Assessment of perioperative nutrition practices and attitudes-A national survey of colorectal and GI surgical oncology programs.


Journal Article

BACKGROUND: Implementation of evidence-based peri-operative nutrition in the U.S. is poorly described and hypothesized to be suboptimal. This study broadly describes practices and attitudes regarding nutrition screening/intervention in U.S. gastrointestinal and oncologic surgeons. METHODS: Nationwide nutritional practice survey of GI/Oncologic surgical faculty. RESULTS: Program response rates were 57% and 81% for colorectal and oncology fellowships, respectively. Only 38% had formal nutritional screening processes in place. Average estimated percent of patients malnourished, receiving nutritional screening, and receiving nutritional supplementation preoperatively were 28%, 43%, and 21%, respectively. University-affiliation (p = 0.0371) and a formal screening process (p = 0.0312) predicted higher preoperative nutritional screening rates. Controversy existed regarding routine use of perioperative immunonutrition, but strong consensus emerged that lack of awareness regarding positive data for immunonutrition impedes usage. CONCLUSION: U.S. surgeons recognize importance of perioperative nutritional screening and benefits of basic nutrition therapy. However, limited formal nutrition screening programs currently exist indicating a significant need for implementation of nutrition screening and basic nutrition intervention. Further work on education, implementation and identifying clinical research needs for immunonutrition interventions is also vitally needed. SUMMARY: This study broadly describes nutritional practices and attitudes of gastrointestinal and oncologic surgeons across the U.S. Surgeons recognize both the importance of proper perioperative surgical nutritional support and the potential value to their practice in terms of outcomes, but this study confirms poor implementation of evidence-based nutrition practices in GI and oncologic surgery programs. This study describes a significant opportunity to capitalize on current favorable surgeon beliefs (and positive published data) regarding the benefit of perioperative nutrition to improve surgical nutrition practice and patient outcomes in the U.S.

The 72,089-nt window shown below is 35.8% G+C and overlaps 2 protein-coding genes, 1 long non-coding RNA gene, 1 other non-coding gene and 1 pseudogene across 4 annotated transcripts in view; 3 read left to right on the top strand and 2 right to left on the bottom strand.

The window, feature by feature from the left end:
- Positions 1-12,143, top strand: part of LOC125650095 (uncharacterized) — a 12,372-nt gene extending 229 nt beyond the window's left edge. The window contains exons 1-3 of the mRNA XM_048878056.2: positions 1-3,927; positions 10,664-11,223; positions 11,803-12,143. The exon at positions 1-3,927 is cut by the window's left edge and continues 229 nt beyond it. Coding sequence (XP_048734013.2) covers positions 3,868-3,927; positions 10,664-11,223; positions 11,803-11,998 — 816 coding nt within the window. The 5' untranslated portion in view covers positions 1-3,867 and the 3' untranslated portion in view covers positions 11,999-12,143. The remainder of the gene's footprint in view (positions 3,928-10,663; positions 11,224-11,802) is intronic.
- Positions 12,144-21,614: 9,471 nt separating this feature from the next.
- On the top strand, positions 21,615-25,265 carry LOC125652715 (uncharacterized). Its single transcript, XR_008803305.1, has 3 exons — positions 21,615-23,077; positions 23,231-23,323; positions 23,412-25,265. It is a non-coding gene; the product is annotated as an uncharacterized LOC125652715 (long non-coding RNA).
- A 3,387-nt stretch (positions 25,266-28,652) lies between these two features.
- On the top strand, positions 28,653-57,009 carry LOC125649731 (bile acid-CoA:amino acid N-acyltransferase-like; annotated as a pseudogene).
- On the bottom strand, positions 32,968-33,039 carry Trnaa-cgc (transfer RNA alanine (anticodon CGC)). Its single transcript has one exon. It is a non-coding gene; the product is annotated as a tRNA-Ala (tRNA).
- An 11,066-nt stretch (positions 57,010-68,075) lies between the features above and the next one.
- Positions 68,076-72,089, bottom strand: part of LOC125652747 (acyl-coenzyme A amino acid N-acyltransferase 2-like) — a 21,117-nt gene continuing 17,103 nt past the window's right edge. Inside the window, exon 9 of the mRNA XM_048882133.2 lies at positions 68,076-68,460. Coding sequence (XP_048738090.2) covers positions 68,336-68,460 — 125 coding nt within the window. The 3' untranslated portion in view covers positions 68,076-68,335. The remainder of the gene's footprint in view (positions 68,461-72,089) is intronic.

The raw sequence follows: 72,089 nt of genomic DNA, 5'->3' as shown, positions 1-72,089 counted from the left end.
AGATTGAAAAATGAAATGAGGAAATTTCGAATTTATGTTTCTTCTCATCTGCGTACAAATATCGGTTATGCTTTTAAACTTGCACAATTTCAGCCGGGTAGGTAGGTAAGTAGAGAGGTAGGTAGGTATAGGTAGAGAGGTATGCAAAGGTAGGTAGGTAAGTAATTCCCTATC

Full Text

Duke Authors

Cited Authors

  • Williams, JD; Wischmeyer, PE

Published Date

  • June 2017

Published In

Volume / Issue

  • 213 / 6

Start / End Page

  • 1010 - 1018

PubMed ID

  • 27889271

Pubmed Central ID

  • 27889271

Electronic International Standard Serial Number (EISSN)

  • 1879-1883

Digital Object Identifier (DOI)

  • 10.1016/j.amjsurg.2016.10.008


  • eng

Conference Location

  • United States